You may already know a lot about the durability of stainless steel against a variety of stress factors as this is well documented. The tensile strength and impact tolerance of steel far outweigh that of many other metals, but what isn’t as well known is the heat resistance of stainless steel. In other words.. what degree of heat can stainless steel endure before melting?
While the question is certainly a valid one, there isn’t a ‘one size fits all’ answer. The reason is that there are many types or formulations of stainless steel. These range from the more common 304, 316, and 317 stainless steels known for their degrees of carbon, through to Ferritic steels (steels which are high in chromium) such as 430 and 434 and tempered and hardened 410 and 420 steels. Because of its compound make up, each group type will have a different melting point.
As an example, here is a list of melting points for the different grades of steel
- Grade 304 – 1400 -1450°C
- Grade 316 – 1375 -1400°C
- Grade 410 – 1480 -1530°C
- Grade 420 – 1450 -1510°C
- Grade 430 – 1425 -1510°C
- Grade 434 – 1426 -1510°C
You’ve probably noticed that each grade of steel is expressed as a range rather than a specific number. This is because, even with a specific alloy type there remains the possibility of tiny variations in the formation which can and will affect the exact melting point.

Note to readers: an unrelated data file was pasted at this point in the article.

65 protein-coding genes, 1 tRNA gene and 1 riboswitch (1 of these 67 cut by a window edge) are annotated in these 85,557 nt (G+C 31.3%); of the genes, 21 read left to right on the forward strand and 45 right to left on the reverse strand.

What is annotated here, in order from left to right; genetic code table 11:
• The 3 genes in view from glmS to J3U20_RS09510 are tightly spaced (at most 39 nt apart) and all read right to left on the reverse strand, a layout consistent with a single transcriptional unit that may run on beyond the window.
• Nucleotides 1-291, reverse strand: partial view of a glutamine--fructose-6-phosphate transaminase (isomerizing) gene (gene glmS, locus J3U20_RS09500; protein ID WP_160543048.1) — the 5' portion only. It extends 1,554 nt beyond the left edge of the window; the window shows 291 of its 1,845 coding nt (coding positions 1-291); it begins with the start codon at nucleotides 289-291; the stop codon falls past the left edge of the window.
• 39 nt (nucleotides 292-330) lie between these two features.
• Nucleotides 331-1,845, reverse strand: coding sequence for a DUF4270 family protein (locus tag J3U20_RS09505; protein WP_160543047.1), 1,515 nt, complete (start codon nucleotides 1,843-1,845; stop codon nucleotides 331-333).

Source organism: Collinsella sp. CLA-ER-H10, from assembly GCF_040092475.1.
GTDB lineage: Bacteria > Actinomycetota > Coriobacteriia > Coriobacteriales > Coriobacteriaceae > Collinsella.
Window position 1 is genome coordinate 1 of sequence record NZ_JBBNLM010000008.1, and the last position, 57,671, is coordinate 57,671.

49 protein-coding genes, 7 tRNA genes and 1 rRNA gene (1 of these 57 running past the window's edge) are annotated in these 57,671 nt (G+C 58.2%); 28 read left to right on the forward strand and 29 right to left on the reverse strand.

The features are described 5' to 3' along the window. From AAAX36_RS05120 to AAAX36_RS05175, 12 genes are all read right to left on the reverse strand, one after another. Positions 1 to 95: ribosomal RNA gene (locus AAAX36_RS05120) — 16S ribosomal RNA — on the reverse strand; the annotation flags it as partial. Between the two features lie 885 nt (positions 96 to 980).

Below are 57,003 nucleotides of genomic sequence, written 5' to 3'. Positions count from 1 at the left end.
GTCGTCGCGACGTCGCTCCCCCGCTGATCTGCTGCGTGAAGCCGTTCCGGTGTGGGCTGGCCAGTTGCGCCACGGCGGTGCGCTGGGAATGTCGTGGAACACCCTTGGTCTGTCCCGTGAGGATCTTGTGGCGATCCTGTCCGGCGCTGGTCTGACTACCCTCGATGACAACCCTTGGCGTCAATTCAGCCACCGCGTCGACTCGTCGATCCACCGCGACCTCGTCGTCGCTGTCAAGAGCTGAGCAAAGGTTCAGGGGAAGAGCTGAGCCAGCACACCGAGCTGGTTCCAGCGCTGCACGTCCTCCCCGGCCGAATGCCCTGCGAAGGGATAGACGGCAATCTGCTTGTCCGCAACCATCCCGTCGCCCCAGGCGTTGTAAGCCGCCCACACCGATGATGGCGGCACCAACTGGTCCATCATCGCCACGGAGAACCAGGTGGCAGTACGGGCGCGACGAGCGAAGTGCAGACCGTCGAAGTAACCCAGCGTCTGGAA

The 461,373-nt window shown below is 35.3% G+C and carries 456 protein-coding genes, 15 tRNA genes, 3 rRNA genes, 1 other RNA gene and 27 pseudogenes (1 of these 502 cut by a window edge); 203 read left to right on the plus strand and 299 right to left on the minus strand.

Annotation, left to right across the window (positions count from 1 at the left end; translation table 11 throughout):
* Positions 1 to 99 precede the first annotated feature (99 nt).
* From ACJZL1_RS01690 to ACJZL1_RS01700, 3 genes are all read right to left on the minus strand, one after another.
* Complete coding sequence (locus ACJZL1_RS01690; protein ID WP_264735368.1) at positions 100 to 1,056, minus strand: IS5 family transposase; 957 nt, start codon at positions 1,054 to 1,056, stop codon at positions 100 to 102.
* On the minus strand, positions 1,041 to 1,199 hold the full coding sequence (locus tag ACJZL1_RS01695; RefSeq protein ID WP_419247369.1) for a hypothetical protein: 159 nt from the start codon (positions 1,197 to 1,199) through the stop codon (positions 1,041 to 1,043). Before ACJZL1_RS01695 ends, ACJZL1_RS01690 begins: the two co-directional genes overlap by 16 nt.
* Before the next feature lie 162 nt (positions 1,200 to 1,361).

Why exacting melting points shouldn’t be your only temperature concern
If you plan to use stainless steel for structural or supporting reasons in a heated environment, the actual melting point shouldn’t be your only temperature consideration. At high temperatures all alloys will lose a certain amount of tensile strength and stainless steel is certainly no exception. Experiments show that even before reaching the critical melting point, stainless steel that was once strong, becomes less rigid and more susceptible to bending.
As an example steel that retains 100% of its structural integrity at say 850°C is likely to lose around 50% of its tensile strength when the temperature hits 1000°C. What this means is that if a structure was designed to carry say 1000kgs in weight, it would only be able to hold 500 kgs of weight safely when exposed to the higher temperature. Any more weight and the structure could bend significantly.
But that’s not all to take into consideration….
In some cases high temperatures can affect the oxide layer used to protect stainless steel from corrosion making it more susceptible to rusting in the future. High temperatures can also cause scaling on the metal’s surface which can also affect the metals ability to perform to full capability.
If you’d like to know more about safe working temperatures for stainless steel parts and components then come and talk to the experts at Metro Steel. We’ve been fabricating steel products for many years and have the ability to turn your ideas into fully functioning prototypes. Contact us on 07 3204 1000